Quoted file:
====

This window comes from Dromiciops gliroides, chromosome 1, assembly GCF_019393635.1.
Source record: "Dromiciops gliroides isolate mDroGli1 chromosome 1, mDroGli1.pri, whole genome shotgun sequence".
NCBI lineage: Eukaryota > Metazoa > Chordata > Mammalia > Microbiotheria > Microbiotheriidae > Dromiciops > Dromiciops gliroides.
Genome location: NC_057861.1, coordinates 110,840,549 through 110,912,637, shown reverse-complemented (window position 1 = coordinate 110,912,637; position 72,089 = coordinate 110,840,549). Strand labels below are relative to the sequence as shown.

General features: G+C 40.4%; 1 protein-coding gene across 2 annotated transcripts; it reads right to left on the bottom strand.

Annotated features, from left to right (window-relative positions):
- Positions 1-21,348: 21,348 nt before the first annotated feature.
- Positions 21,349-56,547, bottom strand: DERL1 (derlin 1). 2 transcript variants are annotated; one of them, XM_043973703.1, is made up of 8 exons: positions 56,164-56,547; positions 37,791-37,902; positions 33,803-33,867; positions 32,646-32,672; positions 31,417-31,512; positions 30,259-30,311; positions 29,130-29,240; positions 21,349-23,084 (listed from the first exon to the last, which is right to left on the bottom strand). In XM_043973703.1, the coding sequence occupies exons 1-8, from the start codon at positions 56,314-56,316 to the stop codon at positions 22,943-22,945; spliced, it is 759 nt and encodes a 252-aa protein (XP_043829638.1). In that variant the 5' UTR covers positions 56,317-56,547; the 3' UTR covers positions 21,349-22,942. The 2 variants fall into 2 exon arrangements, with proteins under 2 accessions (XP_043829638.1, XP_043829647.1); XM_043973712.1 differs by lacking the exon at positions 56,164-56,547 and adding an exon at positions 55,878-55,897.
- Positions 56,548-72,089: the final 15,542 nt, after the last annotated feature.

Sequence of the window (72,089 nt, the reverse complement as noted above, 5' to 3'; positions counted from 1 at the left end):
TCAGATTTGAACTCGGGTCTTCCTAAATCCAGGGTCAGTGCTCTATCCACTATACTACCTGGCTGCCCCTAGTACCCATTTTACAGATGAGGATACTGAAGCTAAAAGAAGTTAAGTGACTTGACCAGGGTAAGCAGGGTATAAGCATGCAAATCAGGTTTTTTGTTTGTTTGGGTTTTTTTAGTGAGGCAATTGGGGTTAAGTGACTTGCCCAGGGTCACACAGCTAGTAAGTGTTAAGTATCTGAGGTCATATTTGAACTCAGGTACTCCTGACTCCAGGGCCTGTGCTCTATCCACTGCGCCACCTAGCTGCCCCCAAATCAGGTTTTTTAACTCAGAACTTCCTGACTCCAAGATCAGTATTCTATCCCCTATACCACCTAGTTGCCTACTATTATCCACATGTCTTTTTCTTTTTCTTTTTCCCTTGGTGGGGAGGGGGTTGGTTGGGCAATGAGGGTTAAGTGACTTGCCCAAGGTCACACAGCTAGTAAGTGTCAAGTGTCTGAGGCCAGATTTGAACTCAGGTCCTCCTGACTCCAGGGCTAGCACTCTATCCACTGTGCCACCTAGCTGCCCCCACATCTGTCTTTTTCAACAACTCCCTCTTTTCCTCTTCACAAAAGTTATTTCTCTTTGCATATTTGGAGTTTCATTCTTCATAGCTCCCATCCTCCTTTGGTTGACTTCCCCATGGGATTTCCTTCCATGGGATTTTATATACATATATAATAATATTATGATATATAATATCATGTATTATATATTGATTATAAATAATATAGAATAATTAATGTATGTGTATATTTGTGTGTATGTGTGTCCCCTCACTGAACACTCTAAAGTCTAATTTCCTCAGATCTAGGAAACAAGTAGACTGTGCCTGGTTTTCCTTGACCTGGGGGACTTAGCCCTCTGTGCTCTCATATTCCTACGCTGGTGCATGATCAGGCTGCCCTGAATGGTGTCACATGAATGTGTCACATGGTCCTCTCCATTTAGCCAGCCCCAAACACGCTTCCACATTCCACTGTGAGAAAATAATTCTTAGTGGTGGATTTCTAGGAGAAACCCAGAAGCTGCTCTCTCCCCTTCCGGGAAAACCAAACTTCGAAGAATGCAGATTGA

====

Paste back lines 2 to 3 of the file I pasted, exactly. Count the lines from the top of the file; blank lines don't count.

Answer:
Source record: "Dromiciops gliroides isolate mDroGli1 chromosome 1, mDroGli1.pri, whole genome shotgun sequence".
NCBI lineage: Eukaryota > Metazoa > Chordata > Mammalia > Microbiotheria > Microbiotheriidae > Dromiciops > Dromiciops gliroides.